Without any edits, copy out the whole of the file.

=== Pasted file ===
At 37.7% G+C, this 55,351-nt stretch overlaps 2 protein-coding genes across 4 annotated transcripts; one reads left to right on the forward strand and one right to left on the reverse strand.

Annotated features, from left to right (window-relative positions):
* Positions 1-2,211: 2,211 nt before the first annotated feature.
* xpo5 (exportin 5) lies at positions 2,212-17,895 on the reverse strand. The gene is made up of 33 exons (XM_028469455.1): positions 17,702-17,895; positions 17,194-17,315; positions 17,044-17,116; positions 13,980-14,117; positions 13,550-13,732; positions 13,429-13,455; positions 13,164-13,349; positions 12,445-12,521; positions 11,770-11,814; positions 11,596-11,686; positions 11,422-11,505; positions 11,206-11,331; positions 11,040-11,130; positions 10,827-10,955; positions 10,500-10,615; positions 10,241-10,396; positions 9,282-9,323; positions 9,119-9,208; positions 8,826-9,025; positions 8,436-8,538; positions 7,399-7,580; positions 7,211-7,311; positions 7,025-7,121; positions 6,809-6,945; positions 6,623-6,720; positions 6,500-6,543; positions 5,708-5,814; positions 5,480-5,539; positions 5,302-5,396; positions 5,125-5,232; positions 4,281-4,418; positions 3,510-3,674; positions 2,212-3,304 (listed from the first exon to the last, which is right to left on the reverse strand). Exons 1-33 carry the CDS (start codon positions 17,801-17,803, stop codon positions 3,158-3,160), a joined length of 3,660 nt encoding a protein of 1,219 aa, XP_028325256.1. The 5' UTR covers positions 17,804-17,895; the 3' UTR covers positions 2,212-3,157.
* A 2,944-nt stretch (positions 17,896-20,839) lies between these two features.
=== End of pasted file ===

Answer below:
At 37.7% G+C, this 55,351-nt stretch overlaps 2 protein-coding genes across 4 annotated transcripts; one reads left to right on the forward strand and one right to left on the reverse strand.

Annotated features, from left to right (window-relative positions):
* Positions 1-2,211: 2,211 nt before the first annotated feature.
* xpo5 (exportin 5) lies at positions 2,212-17,895 on the reverse strand. The gene is made up of 33 exons (XM_028469455.1): positions 17,702-17,895; positions 17,194-17,315; positions 17,044-17,116; positions 13,980-14,117; positions 13,550-13,732; positions 13,429-13,455; positions 13,164-13,349; positions 12,445-12,521; positions 11,770-11,814; positions 11,596-11,686; positions 11,422-11,505; positions 11,206-11,331; positions 11,040-11,130; positions 10,827-10,955; positions 10,500-10,615; positions 10,241-10,396; positions 9,282-9,323; positions 9,119-9,208; positions 8,826-9,025; positions 8,436-8,538; positions 7,399-7,580; positions 7,211-7,311; positions 7,025-7,121; positions 6,809-6,945; positions 6,623-6,720; positions 6,500-6,543; positions 5,708-5,814; positions 5,480-5,539; positions 5,302-5,396; positions 5,125-5,232; positions 4,281-4,418; positions 3,510-3,674; positions 2,212-3,304 (listed from the first exon to the last, which is right to left on the reverse strand). Exons 1-33 carry the CDS (start codon positions 17,801-17,803, stop codon positions 3,158-3,160), a joined length of 3,660 nt encoding a protein of 1,219 aa, XP_028325256.1. The 5' UTR covers positions 17,804-17,895; the 3' UTR covers positions 2,212-3,157.
* A 2,944-nt stretch (positions 17,896-20,839) lies between these two features.